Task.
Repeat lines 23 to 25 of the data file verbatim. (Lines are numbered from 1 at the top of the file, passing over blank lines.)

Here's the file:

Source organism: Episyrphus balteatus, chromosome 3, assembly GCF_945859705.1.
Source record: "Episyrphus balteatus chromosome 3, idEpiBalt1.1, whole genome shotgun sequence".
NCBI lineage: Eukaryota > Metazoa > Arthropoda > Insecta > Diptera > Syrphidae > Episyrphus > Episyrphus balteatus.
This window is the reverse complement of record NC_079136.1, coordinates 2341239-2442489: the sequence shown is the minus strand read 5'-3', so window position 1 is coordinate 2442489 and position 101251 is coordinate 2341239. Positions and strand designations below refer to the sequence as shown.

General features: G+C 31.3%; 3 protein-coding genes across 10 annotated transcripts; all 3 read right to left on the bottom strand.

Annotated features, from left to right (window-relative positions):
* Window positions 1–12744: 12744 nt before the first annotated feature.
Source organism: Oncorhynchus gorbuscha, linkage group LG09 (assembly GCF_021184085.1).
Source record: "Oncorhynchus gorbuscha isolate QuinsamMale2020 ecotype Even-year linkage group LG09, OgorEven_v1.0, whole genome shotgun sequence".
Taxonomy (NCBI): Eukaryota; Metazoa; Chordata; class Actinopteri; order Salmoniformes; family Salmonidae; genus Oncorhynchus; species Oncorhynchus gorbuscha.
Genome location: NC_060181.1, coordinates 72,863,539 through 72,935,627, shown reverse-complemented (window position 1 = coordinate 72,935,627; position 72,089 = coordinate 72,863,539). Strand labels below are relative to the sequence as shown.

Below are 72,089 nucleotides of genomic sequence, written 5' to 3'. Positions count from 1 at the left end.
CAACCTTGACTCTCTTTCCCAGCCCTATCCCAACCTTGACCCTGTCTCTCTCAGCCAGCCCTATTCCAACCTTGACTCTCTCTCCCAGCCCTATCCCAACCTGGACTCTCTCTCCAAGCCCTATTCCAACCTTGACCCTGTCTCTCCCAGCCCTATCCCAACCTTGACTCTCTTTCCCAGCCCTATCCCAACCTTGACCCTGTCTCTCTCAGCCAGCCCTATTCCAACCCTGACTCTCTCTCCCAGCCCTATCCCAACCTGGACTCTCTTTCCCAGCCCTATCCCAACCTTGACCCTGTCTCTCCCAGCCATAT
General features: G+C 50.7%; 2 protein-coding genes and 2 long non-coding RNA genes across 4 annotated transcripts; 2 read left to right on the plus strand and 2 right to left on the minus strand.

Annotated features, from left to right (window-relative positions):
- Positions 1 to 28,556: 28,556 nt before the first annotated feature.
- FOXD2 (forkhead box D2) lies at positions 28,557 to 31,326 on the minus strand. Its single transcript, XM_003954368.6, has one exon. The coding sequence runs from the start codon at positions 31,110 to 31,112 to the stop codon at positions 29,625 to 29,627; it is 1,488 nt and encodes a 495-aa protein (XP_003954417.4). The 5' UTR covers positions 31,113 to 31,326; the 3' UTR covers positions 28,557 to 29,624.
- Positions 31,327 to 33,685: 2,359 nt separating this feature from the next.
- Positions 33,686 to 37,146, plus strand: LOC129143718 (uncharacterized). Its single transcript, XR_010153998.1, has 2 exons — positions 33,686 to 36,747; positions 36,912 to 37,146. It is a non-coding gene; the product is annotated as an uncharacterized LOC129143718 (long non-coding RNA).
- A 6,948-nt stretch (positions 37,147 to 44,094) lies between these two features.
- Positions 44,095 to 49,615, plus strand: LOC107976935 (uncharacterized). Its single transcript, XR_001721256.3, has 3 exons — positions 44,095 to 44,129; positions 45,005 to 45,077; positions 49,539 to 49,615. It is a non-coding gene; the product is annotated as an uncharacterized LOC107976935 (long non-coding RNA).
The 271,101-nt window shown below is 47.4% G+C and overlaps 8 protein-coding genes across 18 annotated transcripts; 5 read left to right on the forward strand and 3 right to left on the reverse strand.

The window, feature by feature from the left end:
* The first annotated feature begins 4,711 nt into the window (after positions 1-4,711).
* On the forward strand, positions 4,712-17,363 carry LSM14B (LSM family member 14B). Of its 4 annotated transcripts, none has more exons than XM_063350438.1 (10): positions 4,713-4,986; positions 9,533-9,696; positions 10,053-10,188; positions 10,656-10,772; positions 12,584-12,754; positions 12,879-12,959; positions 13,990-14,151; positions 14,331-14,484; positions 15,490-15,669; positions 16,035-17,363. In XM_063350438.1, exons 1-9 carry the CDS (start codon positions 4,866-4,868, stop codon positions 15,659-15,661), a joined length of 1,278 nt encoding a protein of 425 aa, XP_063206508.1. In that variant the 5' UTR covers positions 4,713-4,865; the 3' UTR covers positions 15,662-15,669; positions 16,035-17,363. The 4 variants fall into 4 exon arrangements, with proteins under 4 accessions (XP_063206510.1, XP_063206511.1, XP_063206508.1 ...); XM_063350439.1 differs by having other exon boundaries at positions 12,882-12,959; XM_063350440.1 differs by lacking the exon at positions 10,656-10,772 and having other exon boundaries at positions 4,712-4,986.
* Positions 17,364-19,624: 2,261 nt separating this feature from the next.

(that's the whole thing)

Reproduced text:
The window, feature by feature from the left end:
* The first annotated feature begins 4,711 nt into the window (after positions 1-4,711).
* On the forward strand, positions 4,712-17,363 carry LSM14B (LSM family member 14B). Of its 4 annotated transcripts, none has more exons than XM_063350438.1 (10): positions 4,713-4,986; positions 9,533-9,696; positions 10,053-10,188; positions 10,656-10,772; positions 12,584-12,754; positions 12,879-12,959; positions 13,990-14,151; positions 14,331-14,484; positions 15,490-15,669; positions 16,035-17,363. In XM_063350438.1, exons 1-9 carry the CDS (start codon positions 4,866-4,868, stop codon positions 15,659-15,661), a joined length of 1,278 nt encoding a protein of 425 aa, XP_063206508.1. In that variant the 5' UTR covers positions 4,713-4,865; the 3' UTR covers positions 15,662-15,669; positions 16,035-17,363. The 4 variants fall into 4 exon arrangements, with proteins under 4 accessions (XP_063206510.1, XP_063206511.1, XP_063206508.1 ...); XM_063350439.1 differs by having other exon boundaries at positions 12,882-12,959; XM_063350440.1 differs by lacking the exon at positions 10,656-10,772 and having other exon boundaries at positions 4,712-4,986.